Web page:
BCN remembers GM Daniel Yanofsky OC QC (25-iii-1925 05-iii-2000)
From The Encyclopedia of Chess (Robert Hale, 1970 & 1976)by Anne Sunnucks:
YANOFSKY, Daniel Abraham (1925- )
International Grandmaster (1964), Canadian Champion in 1941, 1943, 1945, 1947,1953, 1959, 1963 and 1965, British Champion in 1953. Abe Yanofsky, was born in Brody, Poland, on 26th March 1925. His parents were Russian and had left their native country a few months earlier on their way to Canada, to which they were emigrating. They eventually arrived at their destination when Yanofsky was 8 months old.
When he was 8 Yanofsky saw a chess set in a shop window and persuaded his father to teach him the game. He joined Winnipeg Jewish Chess Club and when he was 11 his obvious talent was noticed by Bernard Freedman, Treasurer of the Canadian Chess Federation, who was visiting Winnipeg. Freedman was responsible for Yanofsky playing in his first tournament a few months later in Toronto. Yanofsky arrived in Toronto determined to get as much chess as possible and put his name down for three tournaments: the Junior Boys’ Championship, which was to be played in the morning; the Senior Boys’ Championship, which was to be played in the afternoon; and the Major Championship, which was to be played in the evening. He withdrew from the Junior Boys’ Championship after 1 round at the request of the organisers, who realised that he was far too strong for that event, and went on to win both the other events.
This was the first of a number of successes which to his selection as a member of the Canadian team to play in the Chess Olympiad at Buenos Aires in 1939, where on 2nd board he scored 84.4 per cent and attracted the notice of the World Champion, Alekhine, who spent many hours going over Yanofsky’s games with him.
On his return to Canada Yanofsky had to divide his time between earning a living, completing his education and playing chess. Before joining the Royal Canadian Naval Volunteer Reserve in 1945, Yanofsky graduated from the University of Manitoba with a Bachelor of Science degree, and, apart from his victories in the Canadian Championship, won lst prize at Ventnor City 1942 and the United States Open Championship the same year.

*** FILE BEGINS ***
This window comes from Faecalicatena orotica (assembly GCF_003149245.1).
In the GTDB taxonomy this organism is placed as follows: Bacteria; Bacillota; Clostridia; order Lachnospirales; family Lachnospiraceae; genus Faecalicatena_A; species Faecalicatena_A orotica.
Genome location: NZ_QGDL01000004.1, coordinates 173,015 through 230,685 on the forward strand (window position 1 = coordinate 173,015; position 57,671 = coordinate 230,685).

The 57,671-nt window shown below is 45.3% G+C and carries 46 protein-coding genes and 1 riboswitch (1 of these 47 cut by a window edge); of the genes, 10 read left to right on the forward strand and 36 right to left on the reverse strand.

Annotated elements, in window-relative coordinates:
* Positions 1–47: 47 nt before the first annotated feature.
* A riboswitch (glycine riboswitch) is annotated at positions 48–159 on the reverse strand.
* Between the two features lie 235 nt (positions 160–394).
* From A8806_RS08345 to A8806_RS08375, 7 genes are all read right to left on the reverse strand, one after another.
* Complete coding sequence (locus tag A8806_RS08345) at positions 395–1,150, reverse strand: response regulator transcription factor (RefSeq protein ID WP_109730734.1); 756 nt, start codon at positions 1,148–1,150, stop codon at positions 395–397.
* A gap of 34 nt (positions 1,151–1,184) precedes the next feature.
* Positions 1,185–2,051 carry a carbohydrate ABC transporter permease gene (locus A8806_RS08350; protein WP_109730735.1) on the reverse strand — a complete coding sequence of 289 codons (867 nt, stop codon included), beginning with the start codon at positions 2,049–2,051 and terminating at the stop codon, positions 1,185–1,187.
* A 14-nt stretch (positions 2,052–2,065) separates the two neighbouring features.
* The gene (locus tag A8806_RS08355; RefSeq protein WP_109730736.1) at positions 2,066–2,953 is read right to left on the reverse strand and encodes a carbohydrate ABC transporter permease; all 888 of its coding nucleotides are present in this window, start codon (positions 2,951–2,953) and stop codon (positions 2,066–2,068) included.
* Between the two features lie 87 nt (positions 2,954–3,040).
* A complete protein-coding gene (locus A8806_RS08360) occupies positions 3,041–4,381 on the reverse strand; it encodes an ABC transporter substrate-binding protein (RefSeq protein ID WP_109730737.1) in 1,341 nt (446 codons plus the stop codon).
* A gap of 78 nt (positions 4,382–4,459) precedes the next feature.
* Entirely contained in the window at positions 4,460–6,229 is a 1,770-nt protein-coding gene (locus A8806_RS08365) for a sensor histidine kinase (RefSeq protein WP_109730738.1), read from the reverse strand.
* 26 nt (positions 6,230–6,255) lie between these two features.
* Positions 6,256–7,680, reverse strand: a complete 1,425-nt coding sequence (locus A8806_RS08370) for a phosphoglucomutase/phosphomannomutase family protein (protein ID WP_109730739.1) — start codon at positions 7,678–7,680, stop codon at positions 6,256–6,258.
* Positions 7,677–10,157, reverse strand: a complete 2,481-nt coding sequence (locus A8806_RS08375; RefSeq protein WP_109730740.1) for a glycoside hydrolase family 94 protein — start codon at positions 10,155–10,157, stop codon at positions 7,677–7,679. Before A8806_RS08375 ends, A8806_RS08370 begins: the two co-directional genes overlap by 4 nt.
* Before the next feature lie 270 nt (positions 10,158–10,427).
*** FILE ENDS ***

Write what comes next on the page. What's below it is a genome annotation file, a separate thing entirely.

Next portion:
After his discharge from the Navy Yanofsky played at Groningen 1946 and came 14th out of 20. However his score included a win against Botvinnik and a 50 per cent score against the five top Russian players. After Groningen he ‘played in Switzerland, Spain, England, Denmark and Iceland before returning to Canada. His main successes were 2nd
at Barcelona 1946; lst at Reykjavik 1947 and 2nd at Copenhagen 1947.
Back in Canada, Yanofsky enrolled at Manitoba Law School and played little chess until he had graduated in 1951, having won the University Gold Medal in Law and five scholarships. He decided to do a post-graduate course in Law at Oxford University and left for England later that year. In 1952 he was awarded the Viscount Bennett Scholarship as the most outstanding law student in Canada by the Canadian Bar Association.
While in England Yanofsky added to his chess reputation by winning the British Championship in 1953 and tying for 1st prize at Hastings in the same year.
Since then he has played regularly for Canada in Chess Olympiads since 1954.
From The Oxford Companion to Chess (OUP, 1984) by Hooper and Whyld:
YANOFSKY, DANIEL ABRAHAM (1925- ), Canadian player. International Grandmaster (1964), international Arbiter (1977). He was born in Poland of Russian parents who took him to Canada when he was eight months old; his childhood was spent in Winnipeg where he learned the moves of the game when he was 8 and improved so rapidly that at the age of 14 he was selected to
represent Canada in the Buenos Aires Olympiad 1939; In this event he made the highest percentage score at second board (+12=3 — 1), In 1941 he came equal first with H. Steiner in the US Open Championship, won the title on tie break, and also won the Canadian Championship (for the first of eight times). After the Second World War Yanofsky played in several tournaments including the Saltsjöbaden interzonal 1948, in which he shared eleventh place.
He then began law studies, completing them so brilliantly that he was offered five scholarships for postgraduate work. He chose Oxford, While in England he won, with case, the British Championship 1953, Returning to Winnipeg he became a successful lawyer active in civic politics. His chess career took second place although he found time to play in several tournaments and in many Olympiads from 1954. Yanofsky wrote of his early life in Chess the Hard Way! (1953); he excelled in the endgame and there are many examples in this book of his prowess in this phase.